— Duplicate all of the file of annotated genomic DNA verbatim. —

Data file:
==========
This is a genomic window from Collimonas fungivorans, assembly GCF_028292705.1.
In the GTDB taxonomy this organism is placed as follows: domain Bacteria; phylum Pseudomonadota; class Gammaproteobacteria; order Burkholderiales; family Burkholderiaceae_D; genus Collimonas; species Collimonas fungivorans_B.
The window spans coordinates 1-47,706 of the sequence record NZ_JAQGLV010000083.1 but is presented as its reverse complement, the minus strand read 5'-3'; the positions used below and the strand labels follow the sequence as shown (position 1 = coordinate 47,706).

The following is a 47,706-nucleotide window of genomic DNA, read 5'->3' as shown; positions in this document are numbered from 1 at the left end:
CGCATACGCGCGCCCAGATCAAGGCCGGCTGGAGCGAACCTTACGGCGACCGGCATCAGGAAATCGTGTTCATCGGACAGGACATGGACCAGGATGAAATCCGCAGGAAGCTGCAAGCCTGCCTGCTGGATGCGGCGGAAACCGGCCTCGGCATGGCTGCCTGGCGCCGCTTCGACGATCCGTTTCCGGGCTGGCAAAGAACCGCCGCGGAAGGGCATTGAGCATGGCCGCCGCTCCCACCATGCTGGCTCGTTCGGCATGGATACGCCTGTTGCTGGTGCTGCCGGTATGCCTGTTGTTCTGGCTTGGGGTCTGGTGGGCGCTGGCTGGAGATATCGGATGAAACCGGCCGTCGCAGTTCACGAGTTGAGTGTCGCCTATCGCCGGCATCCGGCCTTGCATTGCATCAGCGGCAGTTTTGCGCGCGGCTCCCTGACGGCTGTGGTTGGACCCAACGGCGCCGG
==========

This is a genomic window from Collimonas fungivorans, assembly GCF_028292705.1.
In the GTDB taxonomy this organism is placed as follows: domain Bacteria; phylum Pseudomonadota; class Gammaproteobacteria; order Burkholderiales; family Burkholderiaceae_D; genus Collimonas; species Collimonas fungivorans_B.
The window spans coordinates 1-47,706 of the sequence record NZ_JAQGLV010000083.1 but is presented as its reverse complement, the minus strand read 5'-3'; the positions used below and the strand labels follow the sequence as shown (position 1 = coordinate 47,706).

The following is a 47,706-nucleotide window of genomic DNA, read 5'->3' as shown; positions in this document are numbered from 1 at the left end:
CGCATACGCGCGCCCAGATCAAGGCCGGCTGGAGCGAACCTTACGGCGACCGGCATCAGGAAATCGTGTTCATCGGACAGGACATGGACCAGGATGAAATCCGCAGGAAGCTGCAAGCCTGCCTGCTGGATGCGGCGGAAACCGGCCTCGGCATGGCTGCCTGGCGCCGCTTCGACGATCCGTTTCCGGGCTGGCAAAGAACCGCCGCGGAAGGGCATTGAGCATGGCCGCCGCTCCCACCATGCTGGCTCGTTCGGCATGGATACGCCTGTTGCTGGTGCTGCCGGTATGCCTGTTGTTCTGGCTTGGGGTCTGGTGGGCGCTGGCTGGAGATATCGGATGAAACCGGCCGTCGCAGTTCACGAGTTGAGTGTCGCCTATCGCCGGCATCCGGCCTTGCATTGCATCAGCGGCAGTTTTGCGCGCGGCTCCCTGACGGCTGTGGTTGGACCCAACGGCGCCGG